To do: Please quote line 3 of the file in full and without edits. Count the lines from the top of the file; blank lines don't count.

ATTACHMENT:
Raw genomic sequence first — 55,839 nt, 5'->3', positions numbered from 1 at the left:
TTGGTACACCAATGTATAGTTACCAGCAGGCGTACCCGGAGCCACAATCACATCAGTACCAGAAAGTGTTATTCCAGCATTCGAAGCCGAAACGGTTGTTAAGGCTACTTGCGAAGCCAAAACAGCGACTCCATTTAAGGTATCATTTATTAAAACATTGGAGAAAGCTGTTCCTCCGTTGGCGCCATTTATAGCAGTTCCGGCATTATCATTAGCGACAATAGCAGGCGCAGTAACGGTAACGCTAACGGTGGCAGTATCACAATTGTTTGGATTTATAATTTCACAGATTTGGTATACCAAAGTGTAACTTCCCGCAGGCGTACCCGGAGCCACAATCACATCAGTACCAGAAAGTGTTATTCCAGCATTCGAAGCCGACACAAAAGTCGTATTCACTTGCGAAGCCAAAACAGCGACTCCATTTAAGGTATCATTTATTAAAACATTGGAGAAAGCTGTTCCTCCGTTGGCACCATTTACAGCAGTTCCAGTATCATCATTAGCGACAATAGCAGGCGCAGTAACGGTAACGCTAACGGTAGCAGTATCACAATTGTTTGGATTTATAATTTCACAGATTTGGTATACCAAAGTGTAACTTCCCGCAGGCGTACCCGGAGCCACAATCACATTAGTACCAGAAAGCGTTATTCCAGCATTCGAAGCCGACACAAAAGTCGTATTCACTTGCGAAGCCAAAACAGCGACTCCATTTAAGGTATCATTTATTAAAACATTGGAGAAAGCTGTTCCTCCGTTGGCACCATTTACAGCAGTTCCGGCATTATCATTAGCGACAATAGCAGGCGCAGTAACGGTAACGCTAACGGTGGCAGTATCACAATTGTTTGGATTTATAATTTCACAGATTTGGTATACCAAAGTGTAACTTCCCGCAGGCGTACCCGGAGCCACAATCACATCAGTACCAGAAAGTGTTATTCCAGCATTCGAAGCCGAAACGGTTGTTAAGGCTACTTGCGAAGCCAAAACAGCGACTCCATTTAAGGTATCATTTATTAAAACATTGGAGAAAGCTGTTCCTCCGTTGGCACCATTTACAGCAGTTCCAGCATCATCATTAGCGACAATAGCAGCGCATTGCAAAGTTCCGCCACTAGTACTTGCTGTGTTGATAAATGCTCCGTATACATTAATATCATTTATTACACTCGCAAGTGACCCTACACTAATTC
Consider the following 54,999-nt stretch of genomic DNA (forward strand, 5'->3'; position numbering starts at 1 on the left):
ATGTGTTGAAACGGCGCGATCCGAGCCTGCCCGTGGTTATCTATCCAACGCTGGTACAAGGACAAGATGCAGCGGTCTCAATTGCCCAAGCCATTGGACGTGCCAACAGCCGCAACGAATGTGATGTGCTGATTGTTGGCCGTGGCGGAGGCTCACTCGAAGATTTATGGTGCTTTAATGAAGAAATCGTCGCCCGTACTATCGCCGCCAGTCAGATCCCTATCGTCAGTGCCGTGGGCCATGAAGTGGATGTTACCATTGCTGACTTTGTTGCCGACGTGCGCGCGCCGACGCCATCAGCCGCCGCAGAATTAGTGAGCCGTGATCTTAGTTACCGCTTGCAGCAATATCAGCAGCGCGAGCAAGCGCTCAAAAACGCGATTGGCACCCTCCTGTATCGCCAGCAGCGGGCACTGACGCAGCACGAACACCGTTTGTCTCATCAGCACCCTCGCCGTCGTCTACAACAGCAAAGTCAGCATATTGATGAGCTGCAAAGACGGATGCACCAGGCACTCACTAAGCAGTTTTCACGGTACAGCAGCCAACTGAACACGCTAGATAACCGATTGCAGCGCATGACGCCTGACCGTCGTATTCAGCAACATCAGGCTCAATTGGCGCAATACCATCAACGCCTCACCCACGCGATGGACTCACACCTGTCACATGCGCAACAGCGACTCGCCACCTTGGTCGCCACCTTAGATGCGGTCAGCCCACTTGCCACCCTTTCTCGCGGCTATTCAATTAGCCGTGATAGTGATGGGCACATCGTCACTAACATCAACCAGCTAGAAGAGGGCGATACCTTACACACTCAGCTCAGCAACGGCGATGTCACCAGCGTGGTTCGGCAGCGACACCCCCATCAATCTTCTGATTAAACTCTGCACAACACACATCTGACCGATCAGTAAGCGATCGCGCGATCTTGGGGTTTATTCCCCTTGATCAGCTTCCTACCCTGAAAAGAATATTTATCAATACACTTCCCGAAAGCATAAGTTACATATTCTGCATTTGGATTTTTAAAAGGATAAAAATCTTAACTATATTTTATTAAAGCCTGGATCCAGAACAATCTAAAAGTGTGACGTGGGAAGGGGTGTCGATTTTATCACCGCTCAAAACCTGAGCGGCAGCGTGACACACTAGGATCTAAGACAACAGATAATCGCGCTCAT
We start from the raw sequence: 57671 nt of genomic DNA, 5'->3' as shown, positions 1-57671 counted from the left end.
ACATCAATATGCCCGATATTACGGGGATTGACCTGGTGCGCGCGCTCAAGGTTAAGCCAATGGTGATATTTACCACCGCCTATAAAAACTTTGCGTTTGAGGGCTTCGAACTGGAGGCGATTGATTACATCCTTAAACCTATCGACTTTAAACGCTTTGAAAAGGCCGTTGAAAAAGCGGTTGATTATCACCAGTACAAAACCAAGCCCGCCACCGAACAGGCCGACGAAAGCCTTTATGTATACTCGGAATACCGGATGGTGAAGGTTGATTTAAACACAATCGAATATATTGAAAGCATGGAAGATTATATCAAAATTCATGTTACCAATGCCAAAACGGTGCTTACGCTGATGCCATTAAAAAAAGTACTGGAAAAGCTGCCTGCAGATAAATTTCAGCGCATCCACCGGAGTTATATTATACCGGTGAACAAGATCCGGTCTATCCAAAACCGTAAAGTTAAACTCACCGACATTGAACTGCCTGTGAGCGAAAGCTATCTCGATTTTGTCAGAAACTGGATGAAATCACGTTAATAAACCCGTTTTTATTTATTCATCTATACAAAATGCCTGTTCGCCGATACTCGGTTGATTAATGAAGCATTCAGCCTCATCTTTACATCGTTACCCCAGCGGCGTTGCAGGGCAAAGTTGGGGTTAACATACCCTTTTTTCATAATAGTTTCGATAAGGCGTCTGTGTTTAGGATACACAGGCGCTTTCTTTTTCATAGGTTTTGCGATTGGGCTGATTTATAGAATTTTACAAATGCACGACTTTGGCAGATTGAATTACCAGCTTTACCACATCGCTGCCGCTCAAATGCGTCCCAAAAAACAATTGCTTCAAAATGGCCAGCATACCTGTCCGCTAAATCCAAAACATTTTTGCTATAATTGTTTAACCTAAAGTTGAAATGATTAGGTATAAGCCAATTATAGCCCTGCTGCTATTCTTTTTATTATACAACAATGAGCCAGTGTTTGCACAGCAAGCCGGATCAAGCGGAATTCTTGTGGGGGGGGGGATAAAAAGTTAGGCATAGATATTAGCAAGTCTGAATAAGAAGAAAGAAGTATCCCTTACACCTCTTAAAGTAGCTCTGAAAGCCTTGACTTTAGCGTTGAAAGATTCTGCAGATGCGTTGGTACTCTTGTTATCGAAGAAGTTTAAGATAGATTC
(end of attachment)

Consider the following 54,999-nt stretch of genomic DNA (forward strand, 5'->3'; position numbering starts at 1 on the left):